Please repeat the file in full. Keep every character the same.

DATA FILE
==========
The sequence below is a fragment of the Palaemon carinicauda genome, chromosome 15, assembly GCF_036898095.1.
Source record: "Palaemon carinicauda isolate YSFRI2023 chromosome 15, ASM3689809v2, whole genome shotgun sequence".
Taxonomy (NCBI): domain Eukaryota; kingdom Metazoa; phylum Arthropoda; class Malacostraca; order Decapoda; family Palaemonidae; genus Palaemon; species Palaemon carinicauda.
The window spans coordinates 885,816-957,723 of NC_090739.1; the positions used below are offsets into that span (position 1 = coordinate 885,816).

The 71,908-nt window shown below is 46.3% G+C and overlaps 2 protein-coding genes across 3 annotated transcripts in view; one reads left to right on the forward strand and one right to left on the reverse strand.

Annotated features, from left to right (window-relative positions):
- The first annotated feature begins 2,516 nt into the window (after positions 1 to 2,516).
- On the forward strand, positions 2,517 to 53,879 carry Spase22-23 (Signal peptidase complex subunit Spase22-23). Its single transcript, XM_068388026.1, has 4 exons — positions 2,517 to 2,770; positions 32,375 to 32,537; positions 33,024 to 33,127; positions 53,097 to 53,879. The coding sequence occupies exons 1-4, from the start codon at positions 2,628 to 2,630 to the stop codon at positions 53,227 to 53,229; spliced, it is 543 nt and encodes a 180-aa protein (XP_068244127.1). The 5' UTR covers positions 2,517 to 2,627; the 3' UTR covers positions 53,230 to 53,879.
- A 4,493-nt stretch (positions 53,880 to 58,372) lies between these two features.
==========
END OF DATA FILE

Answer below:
The sequence below is a fragment of the Palaemon carinicauda genome, chromosome 15, assembly GCF_036898095.1.
Source record: "Palaemon carinicauda isolate YSFRI2023 chromosome 15, ASM3689809v2, whole genome shotgun sequence".
Taxonomy (NCBI): domain Eukaryota; kingdom Metazoa; phylum Arthropoda; class Malacostraca; order Decapoda; family Palaemonidae; genus Palaemon; species Palaemon carinicauda.
The window spans coordinates 885,816-957,723 of NC_090739.1; the positions used below are offsets into that span (position 1 = coordinate 885,816).

The 71,908-nt window shown below is 46.3% G+C and overlaps 2 protein-coding genes across 3 annotated transcripts in view; one reads left to right on the forward strand and one right to left on the reverse strand.

Annotated features, from left to right (window-relative positions):
- The first annotated feature begins 2,516 nt into the window (after positions 1 to 2,516).
- On the forward strand, positions 2,517 to 53,879 carry Spase22-23 (Signal peptidase complex subunit Spase22-23). Its single transcript, XM_068388026.1, has 4 exons — positions 2,517 to 2,770; positions 32,375 to 32,537; positions 33,024 to 33,127; positions 53,097 to 53,879. The coding sequence occupies exons 1-4, from the start codon at positions 2,628 to 2,630 to the stop codon at positions 53,227 to 53,229; spliced, it is 543 nt and encodes a 180-aa protein (XP_068244127.1). The 5' UTR covers positions 2,517 to 2,627; the 3' UTR covers positions 53,230 to 53,879.
- A 4,493-nt stretch (positions 53,880 to 58,372) lies between these two features.